Film - Theatre - Music/Dance - Books - TV - Gallery - Art - Fashion/Lifestyle - Video

Bird Bites: Whorled (Jitish Kallat); Roopa Panesar Atma concert; Jibanananda poetry celebration; Salman Rushdie new novel; Hanif Kureishi better; Positive Solace podcast: Take-Awasian

Bird Bites: Whorled (Jitish Kallat); Roopa Panesar Atma concert; Jibanananda poetry celebration; Salman Rushdie new novel; Hanif Kureishi better; Positive Solace podcast: Take-Awasian

Jitish Kallat: The Cosmos and Mumbai and the world come to The Thames at Somerset House

‘Whorled (Here After Here After Here)’ by Jitish Kallat goes on display at Somerset House in London: pic: David Parry/PA Media. (see full story)

WELL-WORTH seeing and engaging with is the new art installation at Somerset House in Central London.
Jitish Kallat’s ‘Whorled (Here After Here After Here)’ represents a galactic whorl – or spiral to the naked eye situated in the courtyard; it’s a maze like series of barriers with unusual road signs and symbols emblazoned across them – once inside you’re compelled to visit the ‘centre’ and exit out the other side.
Kallat told yesterday morning (February 16) at the press preview: “It’s such a joy and it was something I saw through my mind’s eye while sitting in a corner of the courtyard and watching the way people move and being able to organise that movement and produce a kind of reflection on it.”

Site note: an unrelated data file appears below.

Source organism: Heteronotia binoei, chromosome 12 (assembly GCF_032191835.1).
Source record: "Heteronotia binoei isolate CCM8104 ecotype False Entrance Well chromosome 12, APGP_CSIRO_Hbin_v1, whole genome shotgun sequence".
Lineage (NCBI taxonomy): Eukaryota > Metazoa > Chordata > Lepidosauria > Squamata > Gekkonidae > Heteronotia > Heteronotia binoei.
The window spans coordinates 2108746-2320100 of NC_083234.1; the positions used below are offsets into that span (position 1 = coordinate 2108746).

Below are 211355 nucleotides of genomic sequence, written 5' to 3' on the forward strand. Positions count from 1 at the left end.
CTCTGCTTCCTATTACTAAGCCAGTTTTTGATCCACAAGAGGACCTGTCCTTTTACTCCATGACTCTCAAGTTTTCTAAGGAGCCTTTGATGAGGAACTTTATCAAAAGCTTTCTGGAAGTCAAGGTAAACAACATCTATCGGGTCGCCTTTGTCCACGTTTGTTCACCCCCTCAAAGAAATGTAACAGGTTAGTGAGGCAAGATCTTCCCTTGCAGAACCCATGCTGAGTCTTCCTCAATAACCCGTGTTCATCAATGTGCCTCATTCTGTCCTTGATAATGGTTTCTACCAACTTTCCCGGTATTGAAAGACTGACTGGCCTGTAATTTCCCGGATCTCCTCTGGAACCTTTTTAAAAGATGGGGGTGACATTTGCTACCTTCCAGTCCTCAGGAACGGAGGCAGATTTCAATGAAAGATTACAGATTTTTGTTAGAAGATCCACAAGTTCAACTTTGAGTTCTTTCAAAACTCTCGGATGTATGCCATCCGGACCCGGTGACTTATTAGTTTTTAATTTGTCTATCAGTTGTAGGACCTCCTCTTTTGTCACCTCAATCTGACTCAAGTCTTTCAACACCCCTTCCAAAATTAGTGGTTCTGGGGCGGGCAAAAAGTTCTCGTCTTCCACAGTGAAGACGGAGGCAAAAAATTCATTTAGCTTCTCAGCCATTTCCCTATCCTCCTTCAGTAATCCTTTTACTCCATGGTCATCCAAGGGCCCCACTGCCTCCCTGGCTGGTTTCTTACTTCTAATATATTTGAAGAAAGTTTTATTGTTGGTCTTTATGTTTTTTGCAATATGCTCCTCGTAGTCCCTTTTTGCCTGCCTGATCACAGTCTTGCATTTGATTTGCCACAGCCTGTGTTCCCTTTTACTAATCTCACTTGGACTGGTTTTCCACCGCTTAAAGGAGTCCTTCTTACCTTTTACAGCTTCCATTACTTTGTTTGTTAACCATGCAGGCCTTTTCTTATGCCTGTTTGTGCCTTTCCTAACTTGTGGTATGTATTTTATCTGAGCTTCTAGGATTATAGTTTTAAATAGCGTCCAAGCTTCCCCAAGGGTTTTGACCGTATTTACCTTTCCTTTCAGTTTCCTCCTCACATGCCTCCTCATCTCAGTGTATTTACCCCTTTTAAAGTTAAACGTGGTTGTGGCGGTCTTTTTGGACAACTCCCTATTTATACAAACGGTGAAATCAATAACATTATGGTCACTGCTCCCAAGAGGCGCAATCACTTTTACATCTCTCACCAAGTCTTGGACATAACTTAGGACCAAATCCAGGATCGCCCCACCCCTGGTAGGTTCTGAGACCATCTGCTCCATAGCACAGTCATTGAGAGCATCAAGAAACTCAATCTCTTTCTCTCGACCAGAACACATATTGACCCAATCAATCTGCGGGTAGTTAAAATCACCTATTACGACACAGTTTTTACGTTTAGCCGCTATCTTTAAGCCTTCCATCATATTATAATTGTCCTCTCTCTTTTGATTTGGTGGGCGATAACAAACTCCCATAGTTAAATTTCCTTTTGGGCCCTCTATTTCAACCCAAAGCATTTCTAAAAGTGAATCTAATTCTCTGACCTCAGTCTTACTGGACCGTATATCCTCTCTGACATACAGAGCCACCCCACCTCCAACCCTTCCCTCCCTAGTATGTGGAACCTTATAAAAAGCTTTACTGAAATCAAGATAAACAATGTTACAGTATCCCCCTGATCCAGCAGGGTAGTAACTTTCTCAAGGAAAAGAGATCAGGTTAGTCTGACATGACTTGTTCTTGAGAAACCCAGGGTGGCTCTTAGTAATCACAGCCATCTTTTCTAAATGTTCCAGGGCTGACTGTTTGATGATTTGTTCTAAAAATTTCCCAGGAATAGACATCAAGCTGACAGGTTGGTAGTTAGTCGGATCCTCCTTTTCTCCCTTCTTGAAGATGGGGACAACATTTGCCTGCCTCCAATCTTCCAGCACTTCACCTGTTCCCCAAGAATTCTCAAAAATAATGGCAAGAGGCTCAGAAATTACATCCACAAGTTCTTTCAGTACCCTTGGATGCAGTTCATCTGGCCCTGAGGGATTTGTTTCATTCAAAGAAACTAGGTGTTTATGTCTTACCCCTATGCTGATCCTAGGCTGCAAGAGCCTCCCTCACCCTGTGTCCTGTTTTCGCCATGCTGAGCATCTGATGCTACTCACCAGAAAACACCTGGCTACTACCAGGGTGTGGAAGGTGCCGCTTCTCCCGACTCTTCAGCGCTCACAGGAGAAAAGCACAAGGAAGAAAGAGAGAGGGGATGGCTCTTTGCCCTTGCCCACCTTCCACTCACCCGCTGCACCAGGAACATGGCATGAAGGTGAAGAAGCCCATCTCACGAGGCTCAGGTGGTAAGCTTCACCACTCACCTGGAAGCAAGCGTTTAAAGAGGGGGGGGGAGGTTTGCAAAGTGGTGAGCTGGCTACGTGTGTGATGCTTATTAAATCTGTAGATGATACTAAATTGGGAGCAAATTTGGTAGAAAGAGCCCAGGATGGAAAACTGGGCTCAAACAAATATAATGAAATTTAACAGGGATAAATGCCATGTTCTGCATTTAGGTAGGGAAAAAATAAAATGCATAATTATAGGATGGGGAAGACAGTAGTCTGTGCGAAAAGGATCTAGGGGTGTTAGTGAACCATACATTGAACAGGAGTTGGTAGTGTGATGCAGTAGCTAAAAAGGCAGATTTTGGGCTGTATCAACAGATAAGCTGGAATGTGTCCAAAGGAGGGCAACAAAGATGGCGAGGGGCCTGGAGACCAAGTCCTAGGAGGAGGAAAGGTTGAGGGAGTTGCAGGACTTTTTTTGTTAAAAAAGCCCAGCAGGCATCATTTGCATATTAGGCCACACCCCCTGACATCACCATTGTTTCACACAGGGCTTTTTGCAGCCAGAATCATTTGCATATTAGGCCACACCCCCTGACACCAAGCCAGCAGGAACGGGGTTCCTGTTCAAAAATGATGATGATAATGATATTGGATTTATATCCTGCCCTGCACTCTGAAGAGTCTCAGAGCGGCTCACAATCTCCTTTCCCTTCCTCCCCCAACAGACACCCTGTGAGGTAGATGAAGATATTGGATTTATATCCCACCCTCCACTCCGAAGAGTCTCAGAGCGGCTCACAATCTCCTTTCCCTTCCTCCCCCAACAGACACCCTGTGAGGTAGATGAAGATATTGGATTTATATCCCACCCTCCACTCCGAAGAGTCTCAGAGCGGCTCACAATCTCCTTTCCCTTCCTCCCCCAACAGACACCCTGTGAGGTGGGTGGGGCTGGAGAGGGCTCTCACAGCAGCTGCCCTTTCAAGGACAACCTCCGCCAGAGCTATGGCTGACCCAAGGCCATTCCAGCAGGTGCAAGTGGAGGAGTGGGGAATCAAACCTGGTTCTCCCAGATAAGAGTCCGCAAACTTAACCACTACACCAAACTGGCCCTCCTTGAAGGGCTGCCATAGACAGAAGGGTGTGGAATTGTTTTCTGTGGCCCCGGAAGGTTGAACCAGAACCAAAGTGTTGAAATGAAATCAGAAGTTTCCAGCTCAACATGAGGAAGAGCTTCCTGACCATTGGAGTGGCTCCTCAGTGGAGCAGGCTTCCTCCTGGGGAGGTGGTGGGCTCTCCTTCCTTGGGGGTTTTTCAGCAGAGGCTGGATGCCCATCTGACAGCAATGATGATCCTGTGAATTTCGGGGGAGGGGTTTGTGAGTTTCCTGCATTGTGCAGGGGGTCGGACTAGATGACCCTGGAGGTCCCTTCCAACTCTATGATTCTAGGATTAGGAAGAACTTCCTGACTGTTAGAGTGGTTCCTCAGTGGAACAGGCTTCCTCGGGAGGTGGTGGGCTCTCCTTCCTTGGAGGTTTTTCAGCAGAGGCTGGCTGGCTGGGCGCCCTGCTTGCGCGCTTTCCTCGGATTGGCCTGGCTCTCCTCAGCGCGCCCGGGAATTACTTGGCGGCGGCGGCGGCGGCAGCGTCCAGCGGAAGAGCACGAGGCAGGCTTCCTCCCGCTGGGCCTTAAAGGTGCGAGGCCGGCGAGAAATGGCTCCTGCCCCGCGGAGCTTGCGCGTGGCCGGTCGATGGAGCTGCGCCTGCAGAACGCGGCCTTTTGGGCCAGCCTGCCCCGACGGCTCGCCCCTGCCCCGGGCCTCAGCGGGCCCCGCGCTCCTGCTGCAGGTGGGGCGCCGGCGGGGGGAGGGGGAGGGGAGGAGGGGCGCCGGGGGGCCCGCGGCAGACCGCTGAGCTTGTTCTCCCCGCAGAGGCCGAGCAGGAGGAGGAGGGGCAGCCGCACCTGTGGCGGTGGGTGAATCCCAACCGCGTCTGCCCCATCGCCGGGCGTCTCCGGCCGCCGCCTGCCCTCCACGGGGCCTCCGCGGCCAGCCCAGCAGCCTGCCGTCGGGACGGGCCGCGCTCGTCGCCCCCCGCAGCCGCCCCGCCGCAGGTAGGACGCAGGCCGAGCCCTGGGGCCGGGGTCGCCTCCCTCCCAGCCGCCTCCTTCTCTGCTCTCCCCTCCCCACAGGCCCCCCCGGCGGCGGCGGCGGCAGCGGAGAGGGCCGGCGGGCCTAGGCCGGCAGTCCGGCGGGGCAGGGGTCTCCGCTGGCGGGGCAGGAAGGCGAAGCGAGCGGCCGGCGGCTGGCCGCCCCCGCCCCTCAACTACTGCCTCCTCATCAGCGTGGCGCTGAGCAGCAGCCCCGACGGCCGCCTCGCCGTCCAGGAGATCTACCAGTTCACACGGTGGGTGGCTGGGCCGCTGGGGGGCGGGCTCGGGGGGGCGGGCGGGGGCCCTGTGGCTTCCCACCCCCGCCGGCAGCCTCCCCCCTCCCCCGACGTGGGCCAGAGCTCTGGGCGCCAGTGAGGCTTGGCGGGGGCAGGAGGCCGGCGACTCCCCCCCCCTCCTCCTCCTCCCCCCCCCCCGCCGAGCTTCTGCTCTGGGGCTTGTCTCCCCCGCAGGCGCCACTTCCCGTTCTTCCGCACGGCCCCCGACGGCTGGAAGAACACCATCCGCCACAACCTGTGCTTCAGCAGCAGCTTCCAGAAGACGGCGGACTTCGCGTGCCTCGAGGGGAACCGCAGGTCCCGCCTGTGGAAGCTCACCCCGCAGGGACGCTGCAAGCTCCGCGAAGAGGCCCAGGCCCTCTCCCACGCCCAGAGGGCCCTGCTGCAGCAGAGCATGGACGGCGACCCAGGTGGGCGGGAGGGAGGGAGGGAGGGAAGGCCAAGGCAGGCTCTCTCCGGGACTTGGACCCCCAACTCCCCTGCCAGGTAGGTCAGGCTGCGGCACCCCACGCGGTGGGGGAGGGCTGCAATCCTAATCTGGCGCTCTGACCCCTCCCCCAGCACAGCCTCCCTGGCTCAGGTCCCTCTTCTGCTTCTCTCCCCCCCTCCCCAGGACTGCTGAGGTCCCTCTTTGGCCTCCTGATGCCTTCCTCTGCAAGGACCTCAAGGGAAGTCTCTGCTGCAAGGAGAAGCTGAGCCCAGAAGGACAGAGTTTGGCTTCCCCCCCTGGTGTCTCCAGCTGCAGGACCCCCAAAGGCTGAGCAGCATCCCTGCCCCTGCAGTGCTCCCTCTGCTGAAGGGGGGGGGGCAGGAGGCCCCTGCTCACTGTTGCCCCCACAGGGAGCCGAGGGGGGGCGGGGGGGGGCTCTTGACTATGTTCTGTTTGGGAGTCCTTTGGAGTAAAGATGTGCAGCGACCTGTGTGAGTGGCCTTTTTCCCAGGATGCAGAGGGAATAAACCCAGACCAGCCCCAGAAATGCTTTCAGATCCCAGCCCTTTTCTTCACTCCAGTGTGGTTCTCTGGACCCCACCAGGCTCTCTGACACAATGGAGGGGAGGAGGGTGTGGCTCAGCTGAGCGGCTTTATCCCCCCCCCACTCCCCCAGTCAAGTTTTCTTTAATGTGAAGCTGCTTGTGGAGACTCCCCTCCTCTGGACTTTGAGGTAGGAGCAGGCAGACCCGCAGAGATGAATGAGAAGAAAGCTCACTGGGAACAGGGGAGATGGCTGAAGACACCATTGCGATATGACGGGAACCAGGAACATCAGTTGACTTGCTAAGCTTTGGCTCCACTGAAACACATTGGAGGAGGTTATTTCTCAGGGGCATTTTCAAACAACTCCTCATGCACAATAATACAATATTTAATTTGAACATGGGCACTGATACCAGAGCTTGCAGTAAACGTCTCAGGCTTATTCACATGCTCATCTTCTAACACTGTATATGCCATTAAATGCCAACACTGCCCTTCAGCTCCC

The work is Kallat’s first major public artwork commission in the UK and acv also spoke to Dr Cliff Lauson, director of exhibitions at Somerset House and Kiran Nadar of Kiran Nadar Museum of Art in New Delhi, which is in partnership with Somerset House in producing the work with additional support from Malik & Azmina Karim, The Ruia Foundation and SANTI.
This year sees the return of Morgan Stanley Lates, where a series of evening performances, music, talks and poetry will take place in the courtyard and there will be a live activation of ‘Whorled (Here After Here After Here)’ on April 19. The artwork will leave the space on April 23.
You can read more including interviews with Kallat, Dr Lauson and Kiran Nadar – here

Jitish Kallat ‘Whorled (Here After Here After Here)’ (from February 16) to April 23, FREE, The Edmund J Safra Fountain Court, Somerset House, Strand, London WC2R 1LA.